Squirrel Facts (Elvis the Pelvis)

So much for the natives feeling less antipathy towards their compatriots.

Elvis, an injured red squirrel, attacked a pensioner who came to his aid at the weekend, leaving the man needing hospital treatment.
Ernie Gordon, 75, a squirrel fanatic who wrote a children’s book The Adventures of Rusty Red Coat, was called out last Friday to rescue the creature after staff at a local timber yard said they had seen the animal dragging its hind legs. Mr Gordon, a retired civil servant, is known locally for spending each day at Alnwick’s Hulne Park, studying and hand-feeding the squirrels.
The animal was caught, after several attempts, by a girl who threw a towel over it and it was contained in a picnic basket. Mr Gordon took Elvis to the vet, where X-rays revealed he had a broken pelvis – hence the name. The six-month-old went home with Mr Gordon, who built it a small den in a straw-filled lawnmower box.
But when he picked up Elvis, he sank his teeth repeatedly into Mr Gordon’s hands. “It hurt not a little bit, I can tell you,” said Mr Gordon, after having a tetanus injection and a course of antibiotics. “You cannot believe the strength or pressure a little squirrel has in its jaw.
“A red squirrel can crack open an almond nutshell with its teeth so you can imagine how it felt.”He took a little bit of persuading to let go but the fingers are fine and there’s no hard feelings.”
After the disagreement, Elvis moved out and is staying in the garage of a mutual friend in a nearby village, Rennington, where the author used to live.
Mr Gordon continues to nurse him, with promising results – contradicting the vet who had initially doubted the squirrel’s ability to remain inactive enough to recover and survive.
Mr Gordon and his friend plan to release Elvis back into the local woods in four weeks. The author said: “This story is just absolutely lovely for the kids. It is a true tale.”
An RSPCA spokesman said anyone who found a sick or injured squirrel should call the RSPCA or a local vet: “Anyone who finds a sick, injured or orphaned squirrel should resist the temptation to pick it up. Remember that squirrels use their teeth to crack open nuts, so they have a very strong bite.” – http://www.independent.co.uk/environment/nature/so-thats-the-thanks-i-get-for-rescuing-you-1009581.html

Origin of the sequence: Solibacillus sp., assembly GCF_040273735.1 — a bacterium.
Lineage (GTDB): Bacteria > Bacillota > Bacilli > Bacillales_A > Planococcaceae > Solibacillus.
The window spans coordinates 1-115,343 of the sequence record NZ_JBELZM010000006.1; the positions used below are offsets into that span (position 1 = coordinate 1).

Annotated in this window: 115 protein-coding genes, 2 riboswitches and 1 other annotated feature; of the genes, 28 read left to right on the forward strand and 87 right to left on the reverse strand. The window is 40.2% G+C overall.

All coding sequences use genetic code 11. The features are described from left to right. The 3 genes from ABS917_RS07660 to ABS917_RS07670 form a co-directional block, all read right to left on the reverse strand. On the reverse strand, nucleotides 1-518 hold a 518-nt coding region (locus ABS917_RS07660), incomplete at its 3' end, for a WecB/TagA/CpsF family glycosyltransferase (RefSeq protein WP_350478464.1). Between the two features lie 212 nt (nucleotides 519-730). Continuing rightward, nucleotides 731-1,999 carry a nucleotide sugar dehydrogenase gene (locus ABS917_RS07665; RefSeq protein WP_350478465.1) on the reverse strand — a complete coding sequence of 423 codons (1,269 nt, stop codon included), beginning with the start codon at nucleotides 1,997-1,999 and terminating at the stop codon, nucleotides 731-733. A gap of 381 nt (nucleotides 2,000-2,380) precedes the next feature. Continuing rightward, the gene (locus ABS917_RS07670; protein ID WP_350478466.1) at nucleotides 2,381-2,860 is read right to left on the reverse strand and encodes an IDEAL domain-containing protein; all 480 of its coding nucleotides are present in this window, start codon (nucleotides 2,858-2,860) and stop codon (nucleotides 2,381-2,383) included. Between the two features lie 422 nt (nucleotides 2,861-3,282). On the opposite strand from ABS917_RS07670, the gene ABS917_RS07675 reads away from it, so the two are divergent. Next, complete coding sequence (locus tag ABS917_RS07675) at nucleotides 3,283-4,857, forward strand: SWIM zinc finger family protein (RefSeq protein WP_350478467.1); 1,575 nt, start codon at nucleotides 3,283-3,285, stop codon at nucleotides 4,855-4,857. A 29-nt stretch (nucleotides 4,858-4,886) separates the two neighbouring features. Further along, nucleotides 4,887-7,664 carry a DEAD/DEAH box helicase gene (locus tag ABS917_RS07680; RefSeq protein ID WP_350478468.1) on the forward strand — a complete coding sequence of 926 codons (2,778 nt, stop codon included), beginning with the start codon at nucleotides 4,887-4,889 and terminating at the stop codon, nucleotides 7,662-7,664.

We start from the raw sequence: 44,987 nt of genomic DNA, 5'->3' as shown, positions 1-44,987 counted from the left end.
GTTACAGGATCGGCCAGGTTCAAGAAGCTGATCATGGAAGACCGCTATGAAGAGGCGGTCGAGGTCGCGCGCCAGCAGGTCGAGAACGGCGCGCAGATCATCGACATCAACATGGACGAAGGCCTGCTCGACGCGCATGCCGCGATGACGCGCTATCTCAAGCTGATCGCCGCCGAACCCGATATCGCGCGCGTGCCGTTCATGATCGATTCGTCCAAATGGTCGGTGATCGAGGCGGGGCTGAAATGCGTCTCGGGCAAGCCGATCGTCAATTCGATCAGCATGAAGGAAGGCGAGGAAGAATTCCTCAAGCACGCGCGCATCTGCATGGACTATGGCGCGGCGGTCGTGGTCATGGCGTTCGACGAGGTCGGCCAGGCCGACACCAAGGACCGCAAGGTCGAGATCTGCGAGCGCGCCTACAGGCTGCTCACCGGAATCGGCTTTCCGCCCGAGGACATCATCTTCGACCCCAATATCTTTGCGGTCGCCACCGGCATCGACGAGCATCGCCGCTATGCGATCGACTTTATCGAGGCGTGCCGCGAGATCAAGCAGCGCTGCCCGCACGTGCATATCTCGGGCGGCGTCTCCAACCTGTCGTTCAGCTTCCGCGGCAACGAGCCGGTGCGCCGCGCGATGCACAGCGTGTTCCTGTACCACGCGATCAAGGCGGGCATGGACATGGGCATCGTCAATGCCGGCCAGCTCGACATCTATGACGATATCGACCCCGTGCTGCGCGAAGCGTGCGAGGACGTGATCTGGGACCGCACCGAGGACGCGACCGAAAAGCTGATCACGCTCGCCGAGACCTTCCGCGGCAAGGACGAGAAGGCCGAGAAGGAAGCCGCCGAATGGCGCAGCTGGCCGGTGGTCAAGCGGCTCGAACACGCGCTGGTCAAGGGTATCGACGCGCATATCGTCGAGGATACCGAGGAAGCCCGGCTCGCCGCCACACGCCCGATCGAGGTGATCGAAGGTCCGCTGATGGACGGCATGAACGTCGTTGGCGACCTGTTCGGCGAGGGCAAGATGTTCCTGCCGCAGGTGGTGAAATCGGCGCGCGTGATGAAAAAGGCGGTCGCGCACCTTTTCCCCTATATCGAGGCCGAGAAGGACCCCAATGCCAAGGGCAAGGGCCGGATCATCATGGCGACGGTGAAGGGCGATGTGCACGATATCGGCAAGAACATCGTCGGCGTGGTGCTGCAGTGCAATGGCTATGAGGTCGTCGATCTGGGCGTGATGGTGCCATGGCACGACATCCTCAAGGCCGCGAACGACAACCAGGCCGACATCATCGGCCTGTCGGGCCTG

Evidence of Elvis the Pelvis' attack
Evidence of Elvis the Pelvis' attack

Squirrel Facts (Ratatoskr)

Yggdrasil the world tree

Yggdrasil the world tree.  Wägner, Wilhelm. 1882. Nordisch-germanische Götter und Helden

In Norse mythology, Ratatoskr (Old Norse, generally considered “drill-tooth” or “bore-tooth”) is a squirrel who runs up and down the world tree Yggdrasil to carry messages between the unnamed eagle, perched atop Yggdrasil, and the wyrm Níðhöggr, who dwells beneath one of the three roots of the tree. Ratatoskr is attested in the Poetic Edda, compiled in the 13th century from earlier traditional sources, and the Prose Edda, written in the 13th century by Snorri Sturluson. Scholars have proposed theories about the implications of the squirrel.The name Ratatoskr contains two elements rata- and -toskr. The element toskr is generally held to mean “tusk”. Guðbrandur Vigfússon theorized that the rati- element means “the traveller”. Vigfússon says that the name of the legendary drill Rati may feature the same term. According to Vigfússon, Ratatoskr means “tusk the traveller” or “the climber tusk.”

I am looking for more information on this character.

Image of Rataoskr from the Edda Oblongata, Icelandic manuscript, 1680
Image of Rataoskr from the Edda Oblongata, Icelandic manuscript, 1680

Here’s a nice map of the Tree’s cosmology:

Map of tree from brimir Le paganisme germanique et scandinave
Map of tree from the blog, Le paganisme germanique et scandinave